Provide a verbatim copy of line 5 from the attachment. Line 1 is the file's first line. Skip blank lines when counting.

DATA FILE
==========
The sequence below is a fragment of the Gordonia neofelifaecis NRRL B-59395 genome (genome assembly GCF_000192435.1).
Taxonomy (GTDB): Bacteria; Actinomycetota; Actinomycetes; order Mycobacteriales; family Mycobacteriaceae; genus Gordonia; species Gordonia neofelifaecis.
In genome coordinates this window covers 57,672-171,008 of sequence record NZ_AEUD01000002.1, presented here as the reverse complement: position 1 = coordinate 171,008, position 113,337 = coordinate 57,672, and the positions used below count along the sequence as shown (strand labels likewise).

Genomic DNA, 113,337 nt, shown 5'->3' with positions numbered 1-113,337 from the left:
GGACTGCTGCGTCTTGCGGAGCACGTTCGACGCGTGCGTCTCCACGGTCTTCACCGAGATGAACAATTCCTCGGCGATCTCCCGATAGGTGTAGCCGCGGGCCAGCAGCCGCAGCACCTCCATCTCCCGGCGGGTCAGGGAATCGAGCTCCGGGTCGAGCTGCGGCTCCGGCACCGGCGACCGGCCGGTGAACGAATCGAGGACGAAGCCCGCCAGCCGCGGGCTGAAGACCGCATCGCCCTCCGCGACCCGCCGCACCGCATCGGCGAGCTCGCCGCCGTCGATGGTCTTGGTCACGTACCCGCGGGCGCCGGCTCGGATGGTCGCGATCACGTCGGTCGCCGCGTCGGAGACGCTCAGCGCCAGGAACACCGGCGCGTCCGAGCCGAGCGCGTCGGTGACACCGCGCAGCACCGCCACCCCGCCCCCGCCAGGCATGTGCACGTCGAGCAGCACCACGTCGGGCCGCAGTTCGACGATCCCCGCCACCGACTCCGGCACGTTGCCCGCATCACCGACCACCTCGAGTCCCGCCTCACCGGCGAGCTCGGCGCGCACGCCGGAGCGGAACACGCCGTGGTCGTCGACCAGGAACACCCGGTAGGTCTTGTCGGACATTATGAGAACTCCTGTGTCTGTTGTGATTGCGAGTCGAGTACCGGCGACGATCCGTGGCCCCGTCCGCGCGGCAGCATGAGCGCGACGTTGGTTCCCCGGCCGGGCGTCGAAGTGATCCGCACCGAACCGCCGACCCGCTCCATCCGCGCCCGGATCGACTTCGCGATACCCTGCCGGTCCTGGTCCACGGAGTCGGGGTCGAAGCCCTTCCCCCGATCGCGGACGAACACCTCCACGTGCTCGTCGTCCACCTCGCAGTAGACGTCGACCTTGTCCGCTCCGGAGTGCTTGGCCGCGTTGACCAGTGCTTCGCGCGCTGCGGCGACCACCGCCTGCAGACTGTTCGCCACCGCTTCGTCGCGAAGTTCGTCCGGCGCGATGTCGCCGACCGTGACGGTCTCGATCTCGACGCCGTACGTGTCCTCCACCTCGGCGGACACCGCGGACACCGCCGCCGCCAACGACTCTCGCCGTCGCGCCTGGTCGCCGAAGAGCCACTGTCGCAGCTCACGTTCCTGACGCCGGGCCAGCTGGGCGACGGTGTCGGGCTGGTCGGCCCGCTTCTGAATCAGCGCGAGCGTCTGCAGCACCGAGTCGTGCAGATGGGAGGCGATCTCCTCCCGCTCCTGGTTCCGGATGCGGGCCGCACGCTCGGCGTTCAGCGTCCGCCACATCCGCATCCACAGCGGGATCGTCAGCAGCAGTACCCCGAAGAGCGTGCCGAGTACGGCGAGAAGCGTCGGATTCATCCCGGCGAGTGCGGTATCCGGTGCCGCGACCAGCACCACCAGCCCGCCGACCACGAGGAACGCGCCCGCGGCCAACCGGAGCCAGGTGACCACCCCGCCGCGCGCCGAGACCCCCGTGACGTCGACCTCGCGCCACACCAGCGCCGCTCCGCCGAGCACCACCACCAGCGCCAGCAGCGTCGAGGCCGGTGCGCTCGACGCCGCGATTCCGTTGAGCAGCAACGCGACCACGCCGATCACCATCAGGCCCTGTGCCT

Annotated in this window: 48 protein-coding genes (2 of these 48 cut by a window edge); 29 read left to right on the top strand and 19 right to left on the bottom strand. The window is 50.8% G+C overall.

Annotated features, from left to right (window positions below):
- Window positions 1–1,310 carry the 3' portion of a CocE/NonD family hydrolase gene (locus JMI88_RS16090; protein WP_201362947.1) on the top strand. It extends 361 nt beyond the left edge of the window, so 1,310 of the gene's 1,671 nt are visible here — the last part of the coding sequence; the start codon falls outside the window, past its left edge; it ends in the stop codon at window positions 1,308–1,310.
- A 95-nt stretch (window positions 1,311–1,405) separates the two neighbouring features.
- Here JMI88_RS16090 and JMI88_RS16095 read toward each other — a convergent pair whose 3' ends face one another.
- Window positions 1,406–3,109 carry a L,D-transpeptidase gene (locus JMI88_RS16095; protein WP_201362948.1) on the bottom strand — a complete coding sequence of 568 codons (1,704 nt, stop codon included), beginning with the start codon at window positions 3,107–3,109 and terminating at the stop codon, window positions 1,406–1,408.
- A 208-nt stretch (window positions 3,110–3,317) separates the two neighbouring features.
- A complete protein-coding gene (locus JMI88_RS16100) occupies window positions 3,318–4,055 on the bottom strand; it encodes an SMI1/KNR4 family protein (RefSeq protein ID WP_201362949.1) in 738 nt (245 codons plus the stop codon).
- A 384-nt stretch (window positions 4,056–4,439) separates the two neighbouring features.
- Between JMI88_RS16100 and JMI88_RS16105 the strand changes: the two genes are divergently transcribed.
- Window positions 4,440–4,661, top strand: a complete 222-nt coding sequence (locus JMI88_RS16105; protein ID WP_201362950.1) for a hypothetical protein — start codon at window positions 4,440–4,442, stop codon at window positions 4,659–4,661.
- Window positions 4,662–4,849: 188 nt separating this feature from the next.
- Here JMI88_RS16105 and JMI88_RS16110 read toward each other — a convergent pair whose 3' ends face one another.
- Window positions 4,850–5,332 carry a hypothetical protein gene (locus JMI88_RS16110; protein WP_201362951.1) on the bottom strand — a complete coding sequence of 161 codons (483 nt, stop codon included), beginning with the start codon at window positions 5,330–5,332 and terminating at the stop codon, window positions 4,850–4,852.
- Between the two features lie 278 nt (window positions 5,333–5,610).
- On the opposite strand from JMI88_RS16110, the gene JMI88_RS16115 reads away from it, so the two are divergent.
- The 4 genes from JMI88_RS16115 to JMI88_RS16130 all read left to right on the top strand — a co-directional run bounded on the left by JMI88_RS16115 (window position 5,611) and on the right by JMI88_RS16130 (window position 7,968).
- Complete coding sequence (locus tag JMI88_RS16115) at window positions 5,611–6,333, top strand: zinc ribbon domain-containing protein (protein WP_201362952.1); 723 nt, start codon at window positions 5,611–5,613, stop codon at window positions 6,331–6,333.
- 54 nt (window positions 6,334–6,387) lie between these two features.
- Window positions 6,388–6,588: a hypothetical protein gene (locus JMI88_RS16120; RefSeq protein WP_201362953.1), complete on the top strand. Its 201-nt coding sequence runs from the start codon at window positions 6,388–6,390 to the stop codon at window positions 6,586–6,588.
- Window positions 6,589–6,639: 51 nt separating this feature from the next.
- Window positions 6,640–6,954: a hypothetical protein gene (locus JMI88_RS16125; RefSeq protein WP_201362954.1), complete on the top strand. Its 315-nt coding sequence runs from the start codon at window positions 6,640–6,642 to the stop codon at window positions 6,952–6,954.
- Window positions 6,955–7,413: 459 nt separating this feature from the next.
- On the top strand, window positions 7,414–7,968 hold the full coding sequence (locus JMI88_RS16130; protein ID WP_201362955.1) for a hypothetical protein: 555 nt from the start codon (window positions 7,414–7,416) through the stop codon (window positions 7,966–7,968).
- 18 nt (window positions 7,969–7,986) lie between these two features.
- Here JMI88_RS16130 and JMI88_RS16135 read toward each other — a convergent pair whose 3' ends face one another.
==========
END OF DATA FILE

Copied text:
GGACTGCTGCGTCTTGCGGAGCACGTTCGACGCGTGCGTCTCCACGGTCTTCACCGAGATGAACAATTCCTCGGCGATCTCCCGATAGGTGTAGCCGCGGGCCAGCAGCCGCAGCACCTCCATCTCCCGGCGGGTCAGGGAATCGAGCTCCGGGTCGAGCTGCGGCTCCGGCACCGGCGACCGGCCGGTGAACGAATCGAGGACGAAGCCCGCCAGCCGCGGGCTGAAGACCGCATCGCCCTCCGCGACCCGCCGCACCGCATCGGCGAGCTCGCCGCCGTCGATGGTCTTGGTCACGTACCCGCGGGCGCCGGCTCGGATGGTCGCGATCACGTCGGTCGCCGCGTCGGAGACGCTCAGCGCCAGGAACACCGGCGCGTCCGAGCCGAGCGCGTCGGTGACACCGCGCAGCACCGCCACCCCGCCCCCGCCAGGCATGTGCACGTCGAGCAGCACCACGTCGGGCCGCAGTTCGACGATCCCCGCCACCGACTCCGGCACGTTGCCCGCATCACCGACCACCTCGAGTCCCGCCTCACCGGCGAGCTCGGCGCGCACGCCGGAGCGGAACACGCCGTGGTCGTCGACCAGGAACACCCGGTAGGTCTTGTCGGACATTATGAGAACTCCTGTGTCTGTTGTGATTGCGAGTCGAGTACCGGCGACGATCCGTGGCCCCGTCCGCGCGGCAGCATGAGCGCGACGTTGGTTCCCCGGCCGGGCGTCGAAGTGATCCGCACCGAACCGCCGACCCGCTCCATCCGCGCCCGGATCGACTTCGCGATACCCTGCCGGTCCTGGTCCACGGAGTCGGGGTCGAAGCCCTTCCCCCGATCGCGGACGAACACCTCCACGTGCTCGTCGTCCACCTCGCAGTAGACGTCGACCTTGTCCGCTCCGGAGTGCTTGGCCGCGTTGACCAGTGCTTCGCGCGCTGCGGCGACCACCGCCTGCAGACTGTTCGCCACCGCTTCGTCGCGAAGTTCGTCCGGCGCGATGTCGCCGACCGTGACGGTCTCGATCTCGACGCCGTACGTGTCCTCCACCTCGGCGGACACCGCGGACACCGCCGCCGCCAACGACTCTCGCCGTCGCGCCTGGTCGCCGAAGAGCCACTGTCGCAGCTCACGTTCCTGACGCCGGGCCAGCTGGGCGACGGTGTCGGGCTGGTCGGCCCGCTTCTGAATCAGCGCGAGCGTCTGCAGCACCGAGTCGTGCAGATGGGAGGCGATCTCCTCCCGCTCCTGGTTCCGGATGCGGGCCGCACGCTCGGCGTTCAGCGTCCGCCACATCCGCATCCACAGCGGGATCGTCAGCAGCAGTACCCCGAAGAGCGTGCCGAGTACGGCGAGAAGCGTCGGATTCATCCCGGCGAGTGCGGTATCCGGTGCCGCGACCAGCACCACCAGCCCGCCGACCACGAGGAACGCGCCCGCGGCCAACCGGAGCCAGGTGACCACCCCGCCGCGCGCCGAGACCCCCGTGACGTCGACCTCGCGCCACACCAGCGCCGCTCCGCCGAGCACCACCACCAGCGCCAGCAGCGTCGAGGCCGGTGCGCTCGACGCCGCGATTCCGTTGAGCAGCAACGCGACCACGCCGATCACCATCAGGCCCTGTGCCT